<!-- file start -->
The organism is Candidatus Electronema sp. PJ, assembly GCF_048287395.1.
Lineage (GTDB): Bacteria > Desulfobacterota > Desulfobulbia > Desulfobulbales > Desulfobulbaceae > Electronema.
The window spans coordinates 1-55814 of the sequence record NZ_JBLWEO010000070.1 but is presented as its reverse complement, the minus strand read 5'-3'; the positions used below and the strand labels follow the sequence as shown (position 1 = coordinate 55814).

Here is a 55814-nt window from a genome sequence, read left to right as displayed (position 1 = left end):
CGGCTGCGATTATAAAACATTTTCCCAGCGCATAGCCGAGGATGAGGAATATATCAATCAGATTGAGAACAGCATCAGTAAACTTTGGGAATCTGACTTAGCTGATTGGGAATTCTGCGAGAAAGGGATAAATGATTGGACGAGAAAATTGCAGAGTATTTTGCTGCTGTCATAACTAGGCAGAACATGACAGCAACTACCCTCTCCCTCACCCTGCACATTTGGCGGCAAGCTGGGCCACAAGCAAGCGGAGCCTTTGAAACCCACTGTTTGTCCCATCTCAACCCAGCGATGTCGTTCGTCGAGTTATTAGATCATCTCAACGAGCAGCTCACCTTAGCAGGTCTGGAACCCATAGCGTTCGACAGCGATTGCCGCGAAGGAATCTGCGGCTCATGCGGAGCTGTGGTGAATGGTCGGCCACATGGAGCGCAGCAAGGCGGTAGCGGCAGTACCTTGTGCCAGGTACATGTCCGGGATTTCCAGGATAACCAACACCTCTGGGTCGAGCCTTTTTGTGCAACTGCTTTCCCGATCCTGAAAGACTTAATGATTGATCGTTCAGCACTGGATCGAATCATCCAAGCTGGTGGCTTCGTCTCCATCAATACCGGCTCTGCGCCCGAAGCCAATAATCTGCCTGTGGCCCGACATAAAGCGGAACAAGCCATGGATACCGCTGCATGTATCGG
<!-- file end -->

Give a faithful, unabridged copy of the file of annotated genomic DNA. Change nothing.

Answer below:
The organism is Candidatus Electronema sp. PJ, assembly GCF_048287395.1.
Lineage (GTDB): Bacteria > Desulfobacterota > Desulfobulbia > Desulfobulbales > Desulfobulbaceae > Electronema.
The window spans coordinates 1-55814 of the sequence record NZ_JBLWEO010000070.1 but is presented as its reverse complement, the minus strand read 5'-3'; the positions used below and the strand labels follow the sequence as shown (position 1 = coordinate 55814).

Here is a 55814-nt window from a genome sequence, read left to right as displayed (position 1 = left end):
CGGCTGCGATTATAAAACATTTTCCCAGCGCATAGCCGAGGATGAGGAATATATCAATCAGATTGAGAACAGCATCAGTAAACTTTGGGAATCTGACTTAGCTGATTGGGAATTCTGCGAGAAAGGGATAAATGATTGGACGAGAAAATTGCAGAGTATTTTGCTGCTGTCATAACTAGGCAGAACATGACAGCAACTACCCTCTCCCTCACCCTGCACATTTGGCGGCAAGCTGGGCCACAAGCAAGCGGAGCCTTTGAAACCCACTGTTTGTCCCATCTCAACCCAGCGATGTCGTTCGTCGAGTTATTAGATCATCTCAACGAGCAGCTCACCTTAGCAGGTCTGGAACCCATAGCGTTCGACAGCGATTGCCGCGAAGGAATCTGCGGCTCATGCGGAGCTGTGGTGAATGGTCGGCCACATGGAGCGCAGCAAGGCGGTAGCGGCAGTACCTTGTGCCAGGTACATGTCCGGGATTTCCAGGATAACCAACACCTCTGGGTCGAGCCTTTTTGTGCAACTGCTTTCCCGATCCTGAAAGACTTAATGATTGATCGTTCAGCACTGGATCGAATCATCCAAGCTGGTGGCTTCGTCTCCATCAATACCGGCTCTGCGCCCGAAGCCAATAATCTGCCTGTGGCCCGACATAAAGCGGAACAAGCCATGGATACCGCTGCATGTATCGG